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Molecular Breeding

, Volume 29, Issue 2, pp 427–436 | Cite as

Quantitative trait loci for salinity tolerance in barley (Hordeum vulgare L.)

  • Gaofeng Zhou
  • Peter Johnson
  • Peter R. Ryan
  • Emmanuel Delhaize
  • Meixue ZhouEmail author
Article

Abstract

Salinity stress is a major limitation in barley production. Substantial genetic variation in tolerance occurs among genotypes of barley, so the development of salt-tolerant cultivars is a potentially effective approach for minimizing yield losses. The lack of economically viable methods for screening salinity tolerance in the field remains an obstacle to breeders, and molecular marker-assisted selection is a promising alternative. In this study, salinity tolerance of 172 doubled-haploid lines generated from YYXT (salinity-tolerant) and Franklin (salinity-sensitive) was assessed in glasshouse trials during the vegetative phase. A high-density genetic linkage map was constructed from 76 pairs of simple sequence repeats and 782 Diversity Arrays Technology markers which spanned a total of 1,147 cM. Five significant quantitative trait loci (QTL) for salinity tolerance were identified on chromosomes 1H, 2H, 5H, 6H and 7H, accounting for more than 50% of the phenotypic variation. The tolerant variety, YYXT, contributed the tolerance to four of these QTL and Franklin contributed the tolerance to one QTL on chromosome 1H. Some of these QTL mapped to genomic regions previously associated with salt tolerance in barley and other cereals. Markers associated with the major QTL identified in this study have potential application for marker-assisted selection in breeding for enhanced salt tolerance in barley.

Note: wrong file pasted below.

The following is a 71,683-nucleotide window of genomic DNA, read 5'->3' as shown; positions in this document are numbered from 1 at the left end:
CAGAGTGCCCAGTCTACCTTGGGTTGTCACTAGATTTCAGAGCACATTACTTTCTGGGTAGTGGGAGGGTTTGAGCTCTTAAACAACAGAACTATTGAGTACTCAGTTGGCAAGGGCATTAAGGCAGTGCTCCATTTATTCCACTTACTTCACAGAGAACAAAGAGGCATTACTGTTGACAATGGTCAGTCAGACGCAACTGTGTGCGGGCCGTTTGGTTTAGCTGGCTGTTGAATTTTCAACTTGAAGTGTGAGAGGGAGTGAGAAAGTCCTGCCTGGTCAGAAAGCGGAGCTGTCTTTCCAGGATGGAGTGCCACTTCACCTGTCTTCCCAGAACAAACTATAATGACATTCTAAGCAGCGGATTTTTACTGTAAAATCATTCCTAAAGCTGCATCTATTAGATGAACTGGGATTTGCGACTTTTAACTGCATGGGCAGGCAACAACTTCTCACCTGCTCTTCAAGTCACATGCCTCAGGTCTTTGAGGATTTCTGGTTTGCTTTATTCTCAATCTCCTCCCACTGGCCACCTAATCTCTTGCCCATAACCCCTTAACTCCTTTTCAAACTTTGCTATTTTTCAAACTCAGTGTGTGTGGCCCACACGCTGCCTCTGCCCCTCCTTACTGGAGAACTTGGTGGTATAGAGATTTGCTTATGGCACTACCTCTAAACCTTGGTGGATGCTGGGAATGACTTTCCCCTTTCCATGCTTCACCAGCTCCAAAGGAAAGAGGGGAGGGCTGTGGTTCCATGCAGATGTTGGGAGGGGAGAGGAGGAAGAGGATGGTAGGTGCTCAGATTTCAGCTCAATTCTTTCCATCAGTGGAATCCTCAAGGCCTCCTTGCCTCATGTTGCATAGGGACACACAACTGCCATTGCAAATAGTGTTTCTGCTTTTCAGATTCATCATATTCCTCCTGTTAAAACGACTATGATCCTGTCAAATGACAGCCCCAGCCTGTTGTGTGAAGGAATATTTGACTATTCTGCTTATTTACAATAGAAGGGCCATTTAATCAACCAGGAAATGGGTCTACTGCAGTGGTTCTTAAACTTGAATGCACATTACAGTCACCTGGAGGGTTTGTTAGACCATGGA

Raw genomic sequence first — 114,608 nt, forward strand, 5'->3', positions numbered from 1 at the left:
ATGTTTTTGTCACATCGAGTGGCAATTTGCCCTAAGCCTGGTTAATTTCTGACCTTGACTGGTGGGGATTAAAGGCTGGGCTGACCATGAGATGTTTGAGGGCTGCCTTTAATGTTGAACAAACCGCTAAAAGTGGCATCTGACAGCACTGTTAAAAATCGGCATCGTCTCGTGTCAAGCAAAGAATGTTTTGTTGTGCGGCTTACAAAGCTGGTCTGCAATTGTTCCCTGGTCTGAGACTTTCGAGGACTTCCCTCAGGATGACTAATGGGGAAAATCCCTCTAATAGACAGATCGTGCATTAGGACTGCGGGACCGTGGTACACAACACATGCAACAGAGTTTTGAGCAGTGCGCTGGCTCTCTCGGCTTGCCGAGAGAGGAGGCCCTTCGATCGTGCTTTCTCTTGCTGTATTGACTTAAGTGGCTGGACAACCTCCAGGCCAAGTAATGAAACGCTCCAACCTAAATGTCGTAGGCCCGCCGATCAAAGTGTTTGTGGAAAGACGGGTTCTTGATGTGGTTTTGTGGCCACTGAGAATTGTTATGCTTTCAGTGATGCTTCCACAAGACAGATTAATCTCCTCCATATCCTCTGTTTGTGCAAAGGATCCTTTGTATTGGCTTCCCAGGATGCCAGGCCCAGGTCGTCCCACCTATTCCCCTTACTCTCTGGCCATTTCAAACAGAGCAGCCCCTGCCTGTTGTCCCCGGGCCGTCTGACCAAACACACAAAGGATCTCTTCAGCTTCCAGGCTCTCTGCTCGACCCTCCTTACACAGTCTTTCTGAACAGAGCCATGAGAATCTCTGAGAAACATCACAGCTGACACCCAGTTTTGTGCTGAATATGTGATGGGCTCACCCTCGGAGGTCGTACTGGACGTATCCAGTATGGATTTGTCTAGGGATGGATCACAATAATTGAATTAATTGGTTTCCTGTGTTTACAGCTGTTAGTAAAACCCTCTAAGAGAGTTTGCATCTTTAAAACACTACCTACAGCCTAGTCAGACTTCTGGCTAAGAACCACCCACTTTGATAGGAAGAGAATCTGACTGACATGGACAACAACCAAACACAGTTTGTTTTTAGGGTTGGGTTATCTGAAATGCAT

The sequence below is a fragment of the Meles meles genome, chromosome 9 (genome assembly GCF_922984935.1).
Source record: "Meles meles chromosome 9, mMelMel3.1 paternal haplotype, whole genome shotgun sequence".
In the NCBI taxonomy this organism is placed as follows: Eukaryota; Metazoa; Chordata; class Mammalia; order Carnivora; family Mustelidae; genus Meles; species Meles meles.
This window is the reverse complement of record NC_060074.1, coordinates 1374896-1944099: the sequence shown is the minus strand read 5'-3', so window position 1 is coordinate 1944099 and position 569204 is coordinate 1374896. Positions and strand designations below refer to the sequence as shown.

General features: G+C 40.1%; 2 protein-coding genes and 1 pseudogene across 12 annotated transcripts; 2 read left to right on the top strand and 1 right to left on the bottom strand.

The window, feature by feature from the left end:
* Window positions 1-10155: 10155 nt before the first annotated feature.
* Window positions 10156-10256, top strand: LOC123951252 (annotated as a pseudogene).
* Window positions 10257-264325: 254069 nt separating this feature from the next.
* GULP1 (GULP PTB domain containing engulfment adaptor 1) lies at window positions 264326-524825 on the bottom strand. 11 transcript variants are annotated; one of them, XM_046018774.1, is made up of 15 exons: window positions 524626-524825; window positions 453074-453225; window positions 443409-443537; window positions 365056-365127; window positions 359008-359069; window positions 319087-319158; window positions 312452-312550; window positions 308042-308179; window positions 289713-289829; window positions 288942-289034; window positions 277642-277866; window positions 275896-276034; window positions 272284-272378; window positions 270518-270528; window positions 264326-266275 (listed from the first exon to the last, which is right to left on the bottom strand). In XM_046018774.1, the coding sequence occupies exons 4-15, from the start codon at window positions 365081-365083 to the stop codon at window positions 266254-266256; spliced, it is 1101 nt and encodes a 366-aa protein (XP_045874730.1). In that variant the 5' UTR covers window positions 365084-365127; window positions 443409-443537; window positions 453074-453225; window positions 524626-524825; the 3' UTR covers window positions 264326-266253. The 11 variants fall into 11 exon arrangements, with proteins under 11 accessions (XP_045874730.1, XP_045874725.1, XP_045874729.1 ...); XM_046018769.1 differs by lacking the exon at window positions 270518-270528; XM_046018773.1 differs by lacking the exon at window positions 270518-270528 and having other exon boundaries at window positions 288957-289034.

Keywords

Barley QTL Salinity 

Notes

Acknowledgments

This work was supported by a Grains Research and Development Corporation of Australia grant to Meixue Zhou.

Supplementary material

11032_2011_9559_MOESM1_ESM.pdf (522 kb)
Supplementary material 1 (PDF 522 kb)

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Copyright information

© Springer Science+Business Media B.V. 2011

Authors and Affiliations

  • Gaofeng Zhou
    • 1
    • 2
    • 3
  • Peter Johnson
    • 2
  • Peter R. Ryan
    • 3
  • Emmanuel Delhaize
    • 3
  • Meixue Zhou
    • 2
    Email author
  1. 1.National Maize Improvement Center of ChinaChina Agricultural UniversityBeijingPeople’s Republic of China
  2. 2.Tasmanian Institute of Agricultural ResearchUniversity of TasmaniaKings MeadowsAustralia
  3. 3.CSIRO Plant IndustryCanberraAustralia

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